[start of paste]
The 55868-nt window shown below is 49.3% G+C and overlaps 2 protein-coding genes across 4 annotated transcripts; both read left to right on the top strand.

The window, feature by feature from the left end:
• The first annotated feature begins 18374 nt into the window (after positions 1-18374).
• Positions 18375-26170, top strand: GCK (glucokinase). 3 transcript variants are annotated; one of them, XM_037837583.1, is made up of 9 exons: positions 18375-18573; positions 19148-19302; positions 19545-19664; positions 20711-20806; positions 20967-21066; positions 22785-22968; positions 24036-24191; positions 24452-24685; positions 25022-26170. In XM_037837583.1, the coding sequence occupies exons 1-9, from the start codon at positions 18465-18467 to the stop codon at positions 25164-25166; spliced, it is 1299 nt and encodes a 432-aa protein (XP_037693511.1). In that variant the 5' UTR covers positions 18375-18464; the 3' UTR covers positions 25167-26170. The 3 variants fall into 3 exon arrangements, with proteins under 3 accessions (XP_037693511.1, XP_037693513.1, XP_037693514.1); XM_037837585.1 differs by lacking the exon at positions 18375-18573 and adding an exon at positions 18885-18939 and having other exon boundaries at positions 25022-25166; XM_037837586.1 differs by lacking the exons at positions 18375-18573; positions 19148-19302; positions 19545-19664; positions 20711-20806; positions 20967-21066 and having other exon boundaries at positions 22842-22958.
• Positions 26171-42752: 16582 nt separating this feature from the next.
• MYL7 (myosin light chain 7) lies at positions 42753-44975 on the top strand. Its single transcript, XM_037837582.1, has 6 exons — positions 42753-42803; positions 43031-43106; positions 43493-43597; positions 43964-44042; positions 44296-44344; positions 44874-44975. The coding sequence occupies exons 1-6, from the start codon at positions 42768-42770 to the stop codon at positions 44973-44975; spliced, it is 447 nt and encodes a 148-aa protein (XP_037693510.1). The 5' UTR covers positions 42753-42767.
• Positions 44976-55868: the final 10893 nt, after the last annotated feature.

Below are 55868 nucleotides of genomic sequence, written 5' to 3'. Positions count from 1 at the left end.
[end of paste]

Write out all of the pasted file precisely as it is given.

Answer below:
The 55868-nt window shown below is 49.3% G+C and overlaps 2 protein-coding genes across 4 annotated transcripts; both read left to right on the top strand.

The window, feature by feature from the left end:
• The first annotated feature begins 18374 nt into the window (after positions 1-18374).
• Positions 18375-26170, top strand: GCK (glucokinase). 3 transcript variants are annotated; one of them, XM_037837583.1, is made up of 9 exons: positions 18375-18573; positions 19148-19302; positions 19545-19664; positions 20711-20806; positions 20967-21066; positions 22785-22968; positions 24036-24191; positions 24452-24685; positions 25022-26170. In XM_037837583.1, the coding sequence occupies exons 1-9, from the start codon at positions 18465-18467 to the stop codon at positions 25164-25166; spliced, it is 1299 nt and encodes a 432-aa protein (XP_037693511.1). In that variant the 5' UTR covers positions 18375-18464; the 3' UTR covers positions 25167-26170. The 3 variants fall into 3 exon arrangements, with proteins under 3 accessions (XP_037693511.1, XP_037693513.1, XP_037693514.1); XM_037837585.1 differs by lacking the exon at positions 18375-18573 and adding an exon at positions 18885-18939 and having other exon boundaries at positions 25022-25166; XM_037837586.1 differs by lacking the exons at positions 18375-18573; positions 19148-19302; positions 19545-19664; positions 20711-20806; positions 20967-21066 and having other exon boundaries at positions 22842-22958.
• Positions 26171-42752: 16582 nt separating this feature from the next.
• MYL7 (myosin light chain 7) lies at positions 42753-44975 on the top strand. Its single transcript, XM_037837582.1, has 6 exons — positions 42753-42803; positions 43031-43106; positions 43493-43597; positions 43964-44042; positions 44296-44344; positions 44874-44975. The coding sequence occupies exons 1-6, from the start codon at positions 42768-42770 to the stop codon at positions 44973-44975; spliced, it is 447 nt and encodes a 148-aa protein (XP_037693510.1). The 5' UTR covers positions 42753-42767.
• Positions 44976-55868: the final 10893 nt, after the last annotated feature.

Below are 55868 nucleotides of genomic sequence, written 5' to 3'. Positions count from 1 at the left end.